The B.C. woman who fought to change Canada’s law on physician-assisted suicide has died from a severe infection, according to a group that helped her with a landmark court case, which gave her the right to seek a doctor to help her die at a time of her choosing.
Gloria Taylor, who suffered from the degenerative illness ALS, or Lou Gehrig's disease, died Thursday from a perforated colon, the B.C. Civil Liberties Association said in a release Friday. Taylor was 64.
Taylor, of Westbank, B.C., was the lead plaintiff in the BCCLA’s death with dignity lawsuit before the B.C. Supreme Court, which ruled in June that the law was unconstitutional.
The federal government has sought to appeal the ruling.
The judge in the case also granted Taylor a personal exemption allowing her the right to seek a physician-assisted death.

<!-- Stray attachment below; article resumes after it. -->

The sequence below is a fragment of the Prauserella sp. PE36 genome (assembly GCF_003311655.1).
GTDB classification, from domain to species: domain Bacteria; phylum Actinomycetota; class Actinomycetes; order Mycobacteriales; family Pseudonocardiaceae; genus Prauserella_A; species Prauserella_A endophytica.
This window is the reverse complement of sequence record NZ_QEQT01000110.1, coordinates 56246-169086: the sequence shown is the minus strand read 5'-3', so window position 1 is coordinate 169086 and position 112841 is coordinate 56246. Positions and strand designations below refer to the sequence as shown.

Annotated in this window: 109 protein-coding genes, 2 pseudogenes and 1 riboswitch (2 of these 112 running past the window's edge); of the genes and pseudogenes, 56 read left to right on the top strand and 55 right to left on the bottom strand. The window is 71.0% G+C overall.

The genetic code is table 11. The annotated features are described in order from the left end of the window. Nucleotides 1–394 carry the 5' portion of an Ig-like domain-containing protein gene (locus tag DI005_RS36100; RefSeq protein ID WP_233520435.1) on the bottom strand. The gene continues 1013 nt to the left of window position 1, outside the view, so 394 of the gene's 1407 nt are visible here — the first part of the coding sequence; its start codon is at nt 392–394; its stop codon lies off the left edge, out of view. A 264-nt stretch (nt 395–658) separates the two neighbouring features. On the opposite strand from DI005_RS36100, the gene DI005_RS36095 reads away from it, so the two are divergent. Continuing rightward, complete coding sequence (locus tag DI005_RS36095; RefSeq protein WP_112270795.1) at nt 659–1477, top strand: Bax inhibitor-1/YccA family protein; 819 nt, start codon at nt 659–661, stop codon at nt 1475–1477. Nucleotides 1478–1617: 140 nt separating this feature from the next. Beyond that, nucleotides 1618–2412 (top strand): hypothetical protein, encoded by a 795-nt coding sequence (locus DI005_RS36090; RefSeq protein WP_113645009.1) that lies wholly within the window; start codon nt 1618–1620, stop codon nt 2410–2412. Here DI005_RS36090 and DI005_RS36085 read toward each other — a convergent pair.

"I'm so grateful to know that if I choose to do so I will be allowed to seek a doctor's help to a peaceful and dignified death. This brings me great solace and comfort," Taylor said after the court's June decision.
BCCLA spokeswoman Grace Pastine said Taylor’s death was sudden and unexpected and due to a severe infection.
“Gloria’s death was quick and peaceful and she was spared from the prolonged death from ALS that she dreaded and which inspired her participation in the lawsuit,” Pastine said.
The release did not say where Taylor died.